Time Out Theater Review: "A Civil War Christmas"
Off-Broadway's New York Theatre Workshop is offering up a piece of holiday theatre with an historical bent, a new work from Pulitzer Prize-winning playwright Paula Vogel called "A Civil War Christmas." Time Out New York's David Cote filed the following report for NY1.
To view our videos, you need to
install Adobe Flash 9 or above. Install now.
Then come back here and refresh the page.
It’s the holidays, and families have no shortage of seasonal entertainment. You can take the kids to the Grinch, Elf, A Christmas Story or the Rockettes.
What we don’t have are enough smart and intimate Christmas shows to make kids think. So let’s welcome Paula Vogel’s "A Civil War Christmas" as a nourishing yuletide alternative.
Weaving together enough characters and narrative strands to make up a TV miniseries, "A Civil War Christmas" is set on Christmas Eve, 1864, toward the end of our nation’s bloodiest domestic conflict.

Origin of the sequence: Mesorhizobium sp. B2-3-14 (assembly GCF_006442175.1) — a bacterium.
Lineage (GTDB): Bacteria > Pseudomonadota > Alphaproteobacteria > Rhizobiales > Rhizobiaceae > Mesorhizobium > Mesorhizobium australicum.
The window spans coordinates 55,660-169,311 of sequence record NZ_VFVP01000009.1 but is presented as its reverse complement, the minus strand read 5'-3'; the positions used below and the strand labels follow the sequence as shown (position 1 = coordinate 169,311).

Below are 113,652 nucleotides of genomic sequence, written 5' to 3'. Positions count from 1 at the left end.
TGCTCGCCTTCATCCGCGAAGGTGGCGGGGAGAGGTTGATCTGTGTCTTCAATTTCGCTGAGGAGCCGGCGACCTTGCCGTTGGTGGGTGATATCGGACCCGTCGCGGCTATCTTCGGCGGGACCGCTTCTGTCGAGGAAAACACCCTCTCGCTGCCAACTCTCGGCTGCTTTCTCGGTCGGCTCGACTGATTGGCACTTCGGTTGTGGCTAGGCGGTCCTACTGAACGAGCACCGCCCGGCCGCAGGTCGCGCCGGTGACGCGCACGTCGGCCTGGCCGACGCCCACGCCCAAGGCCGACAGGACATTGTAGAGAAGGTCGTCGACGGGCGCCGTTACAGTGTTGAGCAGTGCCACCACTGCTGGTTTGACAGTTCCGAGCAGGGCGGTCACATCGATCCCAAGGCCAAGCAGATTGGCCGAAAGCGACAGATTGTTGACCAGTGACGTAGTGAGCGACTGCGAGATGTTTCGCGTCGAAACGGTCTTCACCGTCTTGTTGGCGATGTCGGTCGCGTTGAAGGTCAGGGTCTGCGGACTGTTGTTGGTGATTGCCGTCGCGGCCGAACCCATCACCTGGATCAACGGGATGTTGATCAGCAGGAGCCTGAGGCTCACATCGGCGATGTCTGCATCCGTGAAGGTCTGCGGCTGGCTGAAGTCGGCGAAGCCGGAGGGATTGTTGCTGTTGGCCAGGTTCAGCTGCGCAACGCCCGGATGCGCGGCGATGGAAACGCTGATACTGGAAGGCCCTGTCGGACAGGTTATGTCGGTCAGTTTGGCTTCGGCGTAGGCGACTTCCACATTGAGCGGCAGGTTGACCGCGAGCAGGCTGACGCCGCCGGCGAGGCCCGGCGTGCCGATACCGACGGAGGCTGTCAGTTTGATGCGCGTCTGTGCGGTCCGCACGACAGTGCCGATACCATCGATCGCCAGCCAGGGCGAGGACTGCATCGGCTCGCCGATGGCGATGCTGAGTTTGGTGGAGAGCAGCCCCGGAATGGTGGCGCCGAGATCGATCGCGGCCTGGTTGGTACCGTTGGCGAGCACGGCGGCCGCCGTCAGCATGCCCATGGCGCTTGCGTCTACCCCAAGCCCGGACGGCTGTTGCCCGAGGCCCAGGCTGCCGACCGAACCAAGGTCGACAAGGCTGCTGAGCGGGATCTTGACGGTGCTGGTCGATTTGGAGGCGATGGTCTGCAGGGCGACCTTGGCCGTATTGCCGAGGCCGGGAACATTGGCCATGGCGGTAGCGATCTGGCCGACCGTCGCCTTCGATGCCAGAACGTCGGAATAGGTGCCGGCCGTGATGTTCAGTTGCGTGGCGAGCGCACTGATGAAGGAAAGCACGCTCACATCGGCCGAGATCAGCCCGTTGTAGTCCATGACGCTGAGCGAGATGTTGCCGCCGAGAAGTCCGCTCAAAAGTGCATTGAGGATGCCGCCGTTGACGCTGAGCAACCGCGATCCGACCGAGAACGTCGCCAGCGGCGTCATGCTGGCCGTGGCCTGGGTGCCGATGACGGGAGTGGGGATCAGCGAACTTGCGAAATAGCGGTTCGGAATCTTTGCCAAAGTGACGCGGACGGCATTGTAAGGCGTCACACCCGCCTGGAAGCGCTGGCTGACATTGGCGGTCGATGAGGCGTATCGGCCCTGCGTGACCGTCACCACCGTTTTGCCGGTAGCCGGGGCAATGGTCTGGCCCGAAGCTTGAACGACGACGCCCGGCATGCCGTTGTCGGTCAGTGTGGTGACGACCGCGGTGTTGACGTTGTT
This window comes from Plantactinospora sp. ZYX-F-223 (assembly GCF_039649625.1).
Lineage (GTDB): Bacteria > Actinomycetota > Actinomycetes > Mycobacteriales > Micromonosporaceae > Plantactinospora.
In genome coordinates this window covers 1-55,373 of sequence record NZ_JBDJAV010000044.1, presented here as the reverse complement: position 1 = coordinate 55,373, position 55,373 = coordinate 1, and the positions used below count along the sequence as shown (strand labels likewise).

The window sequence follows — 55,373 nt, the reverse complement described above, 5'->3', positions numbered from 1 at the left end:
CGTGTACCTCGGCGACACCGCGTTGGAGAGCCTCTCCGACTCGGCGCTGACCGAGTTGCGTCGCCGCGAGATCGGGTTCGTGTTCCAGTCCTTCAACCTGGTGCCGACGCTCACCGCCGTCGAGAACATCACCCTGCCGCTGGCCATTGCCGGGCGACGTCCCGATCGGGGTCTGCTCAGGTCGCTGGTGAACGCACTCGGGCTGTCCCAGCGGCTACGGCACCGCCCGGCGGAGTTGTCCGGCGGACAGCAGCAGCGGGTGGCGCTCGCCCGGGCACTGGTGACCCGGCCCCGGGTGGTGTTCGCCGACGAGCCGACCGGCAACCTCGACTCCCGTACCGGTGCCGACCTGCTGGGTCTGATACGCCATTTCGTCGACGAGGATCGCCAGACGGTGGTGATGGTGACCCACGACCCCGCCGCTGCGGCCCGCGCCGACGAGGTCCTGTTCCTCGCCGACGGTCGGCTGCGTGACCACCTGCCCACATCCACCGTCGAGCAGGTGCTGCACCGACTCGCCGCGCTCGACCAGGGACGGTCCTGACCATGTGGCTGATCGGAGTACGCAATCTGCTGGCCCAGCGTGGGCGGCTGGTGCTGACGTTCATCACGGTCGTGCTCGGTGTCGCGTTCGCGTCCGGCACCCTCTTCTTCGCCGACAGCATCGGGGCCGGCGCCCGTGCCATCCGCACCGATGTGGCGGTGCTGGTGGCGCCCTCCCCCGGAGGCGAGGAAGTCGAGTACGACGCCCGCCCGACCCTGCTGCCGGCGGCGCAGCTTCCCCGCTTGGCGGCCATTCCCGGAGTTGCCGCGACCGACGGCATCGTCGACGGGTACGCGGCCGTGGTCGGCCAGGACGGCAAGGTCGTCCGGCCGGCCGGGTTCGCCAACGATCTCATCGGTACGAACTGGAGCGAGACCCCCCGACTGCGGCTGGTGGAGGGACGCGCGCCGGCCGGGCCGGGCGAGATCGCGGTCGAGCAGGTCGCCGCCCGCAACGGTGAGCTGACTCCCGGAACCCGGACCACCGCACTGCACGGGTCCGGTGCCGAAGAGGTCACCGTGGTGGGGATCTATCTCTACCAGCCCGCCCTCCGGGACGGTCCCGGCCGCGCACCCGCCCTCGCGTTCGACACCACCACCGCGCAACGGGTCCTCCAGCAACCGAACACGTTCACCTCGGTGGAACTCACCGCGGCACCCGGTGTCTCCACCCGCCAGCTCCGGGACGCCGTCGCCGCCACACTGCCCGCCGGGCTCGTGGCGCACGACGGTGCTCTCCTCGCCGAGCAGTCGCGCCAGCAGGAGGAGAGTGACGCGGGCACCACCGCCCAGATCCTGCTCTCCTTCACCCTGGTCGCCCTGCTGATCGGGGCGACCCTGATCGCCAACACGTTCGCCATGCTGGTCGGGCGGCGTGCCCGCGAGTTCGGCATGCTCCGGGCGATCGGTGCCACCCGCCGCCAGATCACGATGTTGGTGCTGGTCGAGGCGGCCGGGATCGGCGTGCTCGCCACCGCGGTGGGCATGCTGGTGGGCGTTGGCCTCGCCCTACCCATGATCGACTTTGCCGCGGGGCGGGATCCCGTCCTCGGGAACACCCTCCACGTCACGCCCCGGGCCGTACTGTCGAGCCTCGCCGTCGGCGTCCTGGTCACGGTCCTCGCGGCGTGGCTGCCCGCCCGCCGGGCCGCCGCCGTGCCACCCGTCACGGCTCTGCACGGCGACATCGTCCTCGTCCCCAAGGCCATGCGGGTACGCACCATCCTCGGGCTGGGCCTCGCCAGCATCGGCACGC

Adopting a story-theater approach, with actors juggling multiple roles and speaking narration, Vogel casts a wide net. We see a war-weary President Lincoln try to forget his troubles and locate a present for his moody wife, Mary. We follow the progress of a vengeful African-American Union soldier whose wife was abducted by Texans. There’s a young black girl, daughter of an escaped slave, who wanders the freezing-cold streets of Washington D.C. in search of help.
Vogel connects these disparate threads with touching renditions of popular Christmas carols such as O Tannenbaum and Silent Night. While director Tina Landau’s cast is uniformly appealing and versatile, the piece drags in its second half, and becomes more emotionally manipulative than it need be.
Although it suffers from a surfeit of good intentions, "A Civil War Christmas" is a worthy choice for parents who want to feed their children more than empty, sugary calories.